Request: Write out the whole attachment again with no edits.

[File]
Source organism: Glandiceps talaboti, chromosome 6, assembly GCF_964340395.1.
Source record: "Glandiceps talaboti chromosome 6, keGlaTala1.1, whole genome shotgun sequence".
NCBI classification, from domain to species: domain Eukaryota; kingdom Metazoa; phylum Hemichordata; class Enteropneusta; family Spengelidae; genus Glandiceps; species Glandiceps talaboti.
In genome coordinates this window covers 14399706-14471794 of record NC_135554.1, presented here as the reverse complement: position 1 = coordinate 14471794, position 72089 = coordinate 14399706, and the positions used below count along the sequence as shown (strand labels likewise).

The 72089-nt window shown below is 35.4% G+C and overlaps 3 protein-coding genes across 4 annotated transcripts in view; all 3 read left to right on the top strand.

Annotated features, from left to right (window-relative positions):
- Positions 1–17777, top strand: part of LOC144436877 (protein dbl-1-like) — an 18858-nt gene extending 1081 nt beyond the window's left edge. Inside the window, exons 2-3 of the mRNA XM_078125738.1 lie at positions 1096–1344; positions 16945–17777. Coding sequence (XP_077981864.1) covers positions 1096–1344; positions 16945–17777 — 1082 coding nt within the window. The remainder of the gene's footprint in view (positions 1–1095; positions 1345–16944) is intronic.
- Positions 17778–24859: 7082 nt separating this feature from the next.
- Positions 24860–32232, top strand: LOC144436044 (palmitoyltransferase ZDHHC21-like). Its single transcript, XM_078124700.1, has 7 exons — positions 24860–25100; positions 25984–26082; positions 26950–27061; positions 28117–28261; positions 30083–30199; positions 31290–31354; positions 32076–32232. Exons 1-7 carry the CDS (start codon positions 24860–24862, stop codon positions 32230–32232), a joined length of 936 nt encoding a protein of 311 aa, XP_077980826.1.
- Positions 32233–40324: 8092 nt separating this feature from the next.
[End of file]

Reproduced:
Source organism: Glandiceps talaboti, chromosome 6, assembly GCF_964340395.1.
Source record: "Glandiceps talaboti chromosome 6, keGlaTala1.1, whole genome shotgun sequence".
NCBI classification, from domain to species: domain Eukaryota; kingdom Metazoa; phylum Hemichordata; class Enteropneusta; family Spengelidae; genus Glandiceps; species Glandiceps talaboti.
In genome coordinates this window covers 14399706-14471794 of record NC_135554.1, presented here as the reverse complement: position 1 = coordinate 14471794, position 72089 = coordinate 14399706, and the positions used below count along the sequence as shown (strand labels likewise).

The 72089-nt window shown below is 35.4% G+C and overlaps 3 protein-coding genes across 4 annotated transcripts in view; all 3 read left to right on the top strand.

Annotated features, from left to right (window-relative positions):
- Positions 1–17777, top strand: part of LOC144436877 (protein dbl-1-like) — an 18858-nt gene extending 1081 nt beyond the window's left edge. Inside the window, exons 2-3 of the mRNA XM_078125738.1 lie at positions 1096–1344; positions 16945–17777. Coding sequence (XP_077981864.1) covers positions 1096–1344; positions 16945–17777 — 1082 coding nt within the window. The remainder of the gene's footprint in view (positions 1–1095; positions 1345–16944) is intronic.
- Positions 17778–24859: 7082 nt separating this feature from the next.
- Positions 24860–32232, top strand: LOC144436044 (palmitoyltransferase ZDHHC21-like). Its single transcript, XM_078124700.1, has 7 exons — positions 24860–25100; positions 25984–26082; positions 26950–27061; positions 28117–28261; positions 30083–30199; positions 31290–31354; positions 32076–32232. Exons 1-7 carry the CDS (start codon positions 24860–24862, stop codon positions 32230–32232), a joined length of 936 nt encoding a protein of 311 aa, XP_077980826.1.
- Positions 32233–40324: 8092 nt separating this feature from the next.